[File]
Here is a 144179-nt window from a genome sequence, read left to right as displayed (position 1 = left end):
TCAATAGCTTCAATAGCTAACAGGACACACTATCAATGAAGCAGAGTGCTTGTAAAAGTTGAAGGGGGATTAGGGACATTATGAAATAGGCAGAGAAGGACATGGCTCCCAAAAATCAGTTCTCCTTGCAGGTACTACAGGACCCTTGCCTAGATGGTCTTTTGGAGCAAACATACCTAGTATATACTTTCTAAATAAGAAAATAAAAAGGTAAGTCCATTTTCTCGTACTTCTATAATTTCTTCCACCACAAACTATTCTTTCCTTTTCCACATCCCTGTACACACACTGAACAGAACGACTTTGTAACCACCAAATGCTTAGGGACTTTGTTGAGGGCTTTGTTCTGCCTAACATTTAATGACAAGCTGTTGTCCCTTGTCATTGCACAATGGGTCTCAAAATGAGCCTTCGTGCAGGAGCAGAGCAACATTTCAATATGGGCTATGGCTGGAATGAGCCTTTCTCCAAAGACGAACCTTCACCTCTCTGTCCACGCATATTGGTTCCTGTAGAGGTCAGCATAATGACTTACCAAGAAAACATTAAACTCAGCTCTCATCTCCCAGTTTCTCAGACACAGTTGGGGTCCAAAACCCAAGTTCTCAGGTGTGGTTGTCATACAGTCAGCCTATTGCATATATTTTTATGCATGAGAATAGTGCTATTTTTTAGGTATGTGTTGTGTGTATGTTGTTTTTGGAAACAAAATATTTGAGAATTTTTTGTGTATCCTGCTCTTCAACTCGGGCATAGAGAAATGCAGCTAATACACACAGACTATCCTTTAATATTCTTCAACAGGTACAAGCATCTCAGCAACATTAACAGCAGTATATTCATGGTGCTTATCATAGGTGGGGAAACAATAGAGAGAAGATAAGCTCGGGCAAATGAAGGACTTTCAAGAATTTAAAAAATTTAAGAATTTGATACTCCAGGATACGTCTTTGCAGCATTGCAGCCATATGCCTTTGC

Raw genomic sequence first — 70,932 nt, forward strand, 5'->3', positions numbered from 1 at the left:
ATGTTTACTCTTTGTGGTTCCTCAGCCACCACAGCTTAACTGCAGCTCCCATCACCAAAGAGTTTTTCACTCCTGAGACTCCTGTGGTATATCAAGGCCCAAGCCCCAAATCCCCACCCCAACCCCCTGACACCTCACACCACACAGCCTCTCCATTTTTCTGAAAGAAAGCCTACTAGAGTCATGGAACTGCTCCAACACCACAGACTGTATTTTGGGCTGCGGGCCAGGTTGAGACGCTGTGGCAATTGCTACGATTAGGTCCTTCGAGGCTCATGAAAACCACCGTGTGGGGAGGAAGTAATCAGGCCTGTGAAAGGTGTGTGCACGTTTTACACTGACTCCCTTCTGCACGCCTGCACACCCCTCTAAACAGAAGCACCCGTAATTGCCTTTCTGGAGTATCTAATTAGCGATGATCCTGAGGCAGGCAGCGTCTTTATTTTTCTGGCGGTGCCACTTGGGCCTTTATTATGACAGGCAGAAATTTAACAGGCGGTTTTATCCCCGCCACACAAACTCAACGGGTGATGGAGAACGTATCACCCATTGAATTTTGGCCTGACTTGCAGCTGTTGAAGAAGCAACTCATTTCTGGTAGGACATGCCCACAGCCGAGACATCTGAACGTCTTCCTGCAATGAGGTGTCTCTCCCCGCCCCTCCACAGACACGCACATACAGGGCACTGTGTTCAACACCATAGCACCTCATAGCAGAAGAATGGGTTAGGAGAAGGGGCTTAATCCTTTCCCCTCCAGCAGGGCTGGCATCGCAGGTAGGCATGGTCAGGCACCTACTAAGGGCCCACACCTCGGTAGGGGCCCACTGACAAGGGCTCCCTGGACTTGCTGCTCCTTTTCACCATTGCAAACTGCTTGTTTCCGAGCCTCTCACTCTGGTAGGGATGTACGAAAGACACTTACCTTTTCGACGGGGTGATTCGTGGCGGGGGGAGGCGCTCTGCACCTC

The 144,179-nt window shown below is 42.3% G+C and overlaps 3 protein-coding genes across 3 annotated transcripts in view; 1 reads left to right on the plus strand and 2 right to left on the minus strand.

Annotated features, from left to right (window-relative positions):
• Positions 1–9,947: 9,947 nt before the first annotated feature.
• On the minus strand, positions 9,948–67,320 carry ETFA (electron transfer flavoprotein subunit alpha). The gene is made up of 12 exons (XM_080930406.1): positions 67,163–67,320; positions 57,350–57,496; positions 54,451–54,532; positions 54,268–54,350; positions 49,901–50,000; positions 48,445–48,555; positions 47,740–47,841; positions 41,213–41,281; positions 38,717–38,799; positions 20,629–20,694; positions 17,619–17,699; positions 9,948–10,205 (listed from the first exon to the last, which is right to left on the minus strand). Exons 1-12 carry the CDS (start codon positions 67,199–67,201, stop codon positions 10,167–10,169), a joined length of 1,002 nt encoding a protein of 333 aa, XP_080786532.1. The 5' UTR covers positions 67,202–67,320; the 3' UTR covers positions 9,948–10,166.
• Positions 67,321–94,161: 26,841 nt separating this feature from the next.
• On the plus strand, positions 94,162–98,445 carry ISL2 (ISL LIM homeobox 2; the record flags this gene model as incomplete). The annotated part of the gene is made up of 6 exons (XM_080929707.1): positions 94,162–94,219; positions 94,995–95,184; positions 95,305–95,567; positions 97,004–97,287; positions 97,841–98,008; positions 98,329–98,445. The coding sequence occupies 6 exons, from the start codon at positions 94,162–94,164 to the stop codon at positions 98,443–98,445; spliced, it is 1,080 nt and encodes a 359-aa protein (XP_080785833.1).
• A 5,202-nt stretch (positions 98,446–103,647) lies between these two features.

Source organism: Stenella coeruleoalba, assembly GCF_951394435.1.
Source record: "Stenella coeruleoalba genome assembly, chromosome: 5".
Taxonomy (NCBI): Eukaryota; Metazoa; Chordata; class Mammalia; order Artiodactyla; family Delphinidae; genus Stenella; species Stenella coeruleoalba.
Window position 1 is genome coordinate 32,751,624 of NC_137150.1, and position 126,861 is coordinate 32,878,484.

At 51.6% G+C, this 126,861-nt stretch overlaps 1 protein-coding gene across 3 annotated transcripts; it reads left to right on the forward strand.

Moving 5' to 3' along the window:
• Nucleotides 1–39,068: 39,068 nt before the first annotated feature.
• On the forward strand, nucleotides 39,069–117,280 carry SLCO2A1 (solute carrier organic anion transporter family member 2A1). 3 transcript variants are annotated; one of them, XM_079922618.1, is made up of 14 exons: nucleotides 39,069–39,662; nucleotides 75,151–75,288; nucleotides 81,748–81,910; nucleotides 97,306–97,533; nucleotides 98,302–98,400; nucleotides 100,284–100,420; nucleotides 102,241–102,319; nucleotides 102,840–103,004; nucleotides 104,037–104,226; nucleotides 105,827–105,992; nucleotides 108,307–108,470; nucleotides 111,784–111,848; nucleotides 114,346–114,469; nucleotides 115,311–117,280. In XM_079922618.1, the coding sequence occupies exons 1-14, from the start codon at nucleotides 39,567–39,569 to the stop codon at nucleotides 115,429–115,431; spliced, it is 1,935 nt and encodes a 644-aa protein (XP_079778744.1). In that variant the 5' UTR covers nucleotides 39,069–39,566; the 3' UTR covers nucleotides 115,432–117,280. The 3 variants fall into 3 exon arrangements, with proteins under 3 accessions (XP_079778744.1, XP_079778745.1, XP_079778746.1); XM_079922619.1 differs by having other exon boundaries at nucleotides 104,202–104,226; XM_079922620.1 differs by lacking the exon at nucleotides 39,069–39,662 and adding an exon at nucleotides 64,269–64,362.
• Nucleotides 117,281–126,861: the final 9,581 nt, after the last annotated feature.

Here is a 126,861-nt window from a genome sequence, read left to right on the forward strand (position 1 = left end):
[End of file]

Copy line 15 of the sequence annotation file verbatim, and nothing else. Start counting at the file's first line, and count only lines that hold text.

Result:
Window position 1 is genome coordinate 32,751,624 of NC_137150.1, and position 126,861 is coordinate 32,878,484.